We all celebrate the same holiday

    Valentine’s Day usually conjures up images of hearts and chocolates, cute cards and romantic dates that culminate in a moonlit walk in the park. Yet this national holiday of love and romance may have more subtle meanings for those of the gay and lesbian community.

    “”I don’t know that there’s qualitatively any difference at all … in the ways that the holiday is celebrated,”” said Shawn Travers, director of the Lesbian Gay Bisexual Transgender Resource Office. “”The only difference is, I think, that people in the lesbian/gay community have to be more aware of how they express affection in public.””

    However, John Muir College Housing Adviser Seth Klonsky sees no difference between how the two groups deal with the holiday.

    “”Since most openly gay people living in relatively accepting communities are already out and about as couples, Valentine’s Day has become much the same holiday for both groups — gay and straight,”” said Klonsky, who is openly gay.

    Alice Johnson, a sophomore at Thurgood Marshall College, said that she and her girlfriend celebrated Valentine’s Day last year with flowers and dinner. This year, however, they have decided to forego the gifts and romance and go see “”The Vagina Monologues”” instead.

    Although their ways of celebrating Valentine’s Day may not be very different from those of heterosexuals, the views of the gay/lesbian community toward this day are more varied. Some feel that there is no difference in the meaning of Valentine’s Day, while others see the holiday as discriminatory against their sexual orientation.

    “”I think a lot of people in the LGBT community would probably use [Valentine’s Day] as an example of another way the ‘greater society is putting down the gay population,'”” Klonsky said. “”On the other hand, I think a lot of people … think of Valentine’s Day as an excuse to go on nice, cute dates with their boyfriends and girlfriends just like everyone else.””

    Still others, like many in the heterosexual community, have different views based on personal beliefs about the holiday.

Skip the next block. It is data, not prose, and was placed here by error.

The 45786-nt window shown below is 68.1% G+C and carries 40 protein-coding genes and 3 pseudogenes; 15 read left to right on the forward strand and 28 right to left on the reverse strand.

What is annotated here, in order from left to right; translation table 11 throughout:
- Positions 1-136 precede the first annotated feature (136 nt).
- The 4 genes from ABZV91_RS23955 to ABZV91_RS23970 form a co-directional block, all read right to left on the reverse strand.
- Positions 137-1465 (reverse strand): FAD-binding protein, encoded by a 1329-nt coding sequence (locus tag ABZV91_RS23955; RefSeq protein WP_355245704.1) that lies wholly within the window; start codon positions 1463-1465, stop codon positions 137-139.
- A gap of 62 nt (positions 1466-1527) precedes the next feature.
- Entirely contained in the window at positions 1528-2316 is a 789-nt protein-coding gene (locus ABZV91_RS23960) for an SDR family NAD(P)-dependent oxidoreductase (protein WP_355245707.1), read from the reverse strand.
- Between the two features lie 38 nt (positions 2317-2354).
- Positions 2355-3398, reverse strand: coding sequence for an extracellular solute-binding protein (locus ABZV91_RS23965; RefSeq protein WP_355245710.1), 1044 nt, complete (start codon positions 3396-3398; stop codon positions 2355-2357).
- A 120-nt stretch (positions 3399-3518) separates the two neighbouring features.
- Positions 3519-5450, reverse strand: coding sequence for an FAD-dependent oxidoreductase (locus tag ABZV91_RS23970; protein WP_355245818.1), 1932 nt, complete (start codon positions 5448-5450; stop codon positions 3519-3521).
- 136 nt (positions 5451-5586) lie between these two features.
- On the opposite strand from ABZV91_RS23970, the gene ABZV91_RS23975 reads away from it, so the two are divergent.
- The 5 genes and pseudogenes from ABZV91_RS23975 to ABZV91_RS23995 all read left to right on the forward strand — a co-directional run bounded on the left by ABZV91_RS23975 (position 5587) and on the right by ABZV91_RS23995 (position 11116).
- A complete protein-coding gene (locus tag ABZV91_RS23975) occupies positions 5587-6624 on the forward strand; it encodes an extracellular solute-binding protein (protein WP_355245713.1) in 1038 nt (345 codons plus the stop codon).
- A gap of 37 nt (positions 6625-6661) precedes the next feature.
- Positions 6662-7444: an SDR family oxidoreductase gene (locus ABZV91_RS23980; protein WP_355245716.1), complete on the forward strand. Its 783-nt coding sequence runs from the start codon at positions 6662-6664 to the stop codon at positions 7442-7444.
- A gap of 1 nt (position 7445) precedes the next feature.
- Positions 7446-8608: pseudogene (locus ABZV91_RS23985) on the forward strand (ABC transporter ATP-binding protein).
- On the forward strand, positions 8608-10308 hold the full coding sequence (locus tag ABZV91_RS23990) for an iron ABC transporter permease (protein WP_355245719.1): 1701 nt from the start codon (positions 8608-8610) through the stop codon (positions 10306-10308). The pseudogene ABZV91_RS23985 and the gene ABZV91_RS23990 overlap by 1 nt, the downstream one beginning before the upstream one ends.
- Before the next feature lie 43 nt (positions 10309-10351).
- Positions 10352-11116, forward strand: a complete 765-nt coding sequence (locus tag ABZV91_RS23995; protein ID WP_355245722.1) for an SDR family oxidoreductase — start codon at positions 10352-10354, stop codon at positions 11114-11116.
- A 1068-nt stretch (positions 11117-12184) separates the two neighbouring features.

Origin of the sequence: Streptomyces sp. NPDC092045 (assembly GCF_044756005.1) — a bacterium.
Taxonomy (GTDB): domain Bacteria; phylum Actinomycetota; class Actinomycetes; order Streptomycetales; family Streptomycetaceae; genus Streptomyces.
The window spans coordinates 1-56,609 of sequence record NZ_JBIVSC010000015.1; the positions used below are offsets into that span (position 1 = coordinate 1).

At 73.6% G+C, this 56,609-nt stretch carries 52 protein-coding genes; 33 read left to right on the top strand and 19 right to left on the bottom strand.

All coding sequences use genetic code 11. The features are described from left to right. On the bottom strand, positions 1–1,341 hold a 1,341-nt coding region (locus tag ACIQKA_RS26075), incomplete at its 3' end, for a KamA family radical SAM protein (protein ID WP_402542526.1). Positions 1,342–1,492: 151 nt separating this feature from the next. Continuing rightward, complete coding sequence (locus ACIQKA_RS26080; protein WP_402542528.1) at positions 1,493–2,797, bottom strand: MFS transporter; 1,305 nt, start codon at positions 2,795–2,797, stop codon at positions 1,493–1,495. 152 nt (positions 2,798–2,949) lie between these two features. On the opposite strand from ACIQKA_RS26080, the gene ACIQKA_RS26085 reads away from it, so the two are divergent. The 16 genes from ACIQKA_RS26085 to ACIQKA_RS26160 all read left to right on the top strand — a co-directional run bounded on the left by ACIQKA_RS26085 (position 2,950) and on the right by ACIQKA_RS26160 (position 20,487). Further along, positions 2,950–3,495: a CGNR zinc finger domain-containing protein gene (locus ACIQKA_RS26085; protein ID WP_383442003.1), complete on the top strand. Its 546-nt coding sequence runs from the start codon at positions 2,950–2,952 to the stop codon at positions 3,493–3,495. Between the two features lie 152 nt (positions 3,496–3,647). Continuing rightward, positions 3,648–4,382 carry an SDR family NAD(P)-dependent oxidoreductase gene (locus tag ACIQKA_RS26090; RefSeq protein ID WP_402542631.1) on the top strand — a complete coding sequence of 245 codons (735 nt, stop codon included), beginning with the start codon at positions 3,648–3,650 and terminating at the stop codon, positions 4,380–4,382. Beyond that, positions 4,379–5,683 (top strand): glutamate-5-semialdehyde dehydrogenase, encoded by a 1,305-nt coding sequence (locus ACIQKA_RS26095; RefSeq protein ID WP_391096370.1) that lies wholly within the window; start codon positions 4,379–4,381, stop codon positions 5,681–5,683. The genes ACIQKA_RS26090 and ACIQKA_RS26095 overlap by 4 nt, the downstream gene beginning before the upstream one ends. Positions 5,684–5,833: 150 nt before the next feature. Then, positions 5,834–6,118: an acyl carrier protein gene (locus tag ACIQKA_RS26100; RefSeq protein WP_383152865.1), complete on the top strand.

“”I think I view [Valentine’s Day] differently just because I read ‘The Vagina Monologues’ and I wrote a huge paper on it, so I think of Valentine’s Day as more like a day to think about other things and other responsibilities instead of going around buying flowers and cupid hearts,”” Johnson said.

    According to Travers, gay/lesbian couples might be more inclined to spend Valentine’s Day at specific restaurants, movie theaters or clubs known to be safe and friendly. Possibilities include areas such as Hillcrest, Mission Hills, Bankers Hill and Azalea Park. The restoration of the neighborhood in the Azalea Park neighborhood has been partly due to the numbers of gay/lesbian households moving into the area. According to Klonsky, La Jolla is generally a more conservative area.

    Couples can also opt to go to more upscale places with more quality service.

    “”I think the more upscale the place is, your chances of experiencing any kind of reaction from the staff is a lot lower because you’re paying for such a high quality service,”” Travers said. “”When you pay for a $300 dinner and you’re holding your lover’s hand, they’re not going to say a word.””

    For couples who are not yet open about their sexuality, they may decide to celebrate in quieter, less conspicuous settings. In these cases, Valentine’s Day becomes much more private for these couples in an effort to avoid going public or running into familiar faces.

    “”‘The love that dare not speak its name’ … it’s an old-school reference to homosexuality,”” Travers said. “”People that may not be out of the closet but are in a relationship may feel that this holiday forces them to hide their love even further.””

    Yet as Travers emphasizes, hiding one’s love and celebrating a romantic relationship quietly is not limited to gays and lesbians who have not “”come out of the closet.”” The same analogy can be applied to any couple that is not specifically open about their relationship.

    One problem that the gay/lesbian community might face is the commercialization of Valentine’s Day, which is geared much more toward heterosexuals, who constitute a greater percentage of the general population. Finding gifts and cards for a gay/lesbian partner may be harder than finding one for someone who is straight.

    “”We have a very heterocentric view on everything,”” Klonsky said. “”The wider hetero community markets to the heteros and the gay community markets to the homos.””

    There are a variety of stores and Web sites that market toward the gay/lesbian community. Some examples include http://www.10percent.com and http://www.kleptomaniac.com, which carry books, gifts and home decorations targeting gays and lesbians. Some commercial gifts that were “”designed”” for heterosexuals, however, can be used across sexual orientations.

    “”If I’m involved with a man … I can buy something that was ‘designed for a woman’ to give to a man, and a lot of times you wouldn’t know that it was designed to be [that way],”” Travers said. “”Only when it’s from ‘that special woman in your life’ to ‘that special man’ that a lot of gifts get their connotations.””

    Valentine’s Day may also take on a different meaning for gays and lesbians who decide to use it as a “”coming out”” day. Klonsky remembers that the Gay-Straight Alliance ran a local “”coming out”” event on Valentine’s Day during his senior year in high school.

    “”I think that for people who followed that advice, Feb. 14 would have a very significant meaning and a very different meaning from most people,”” Klonsky said.

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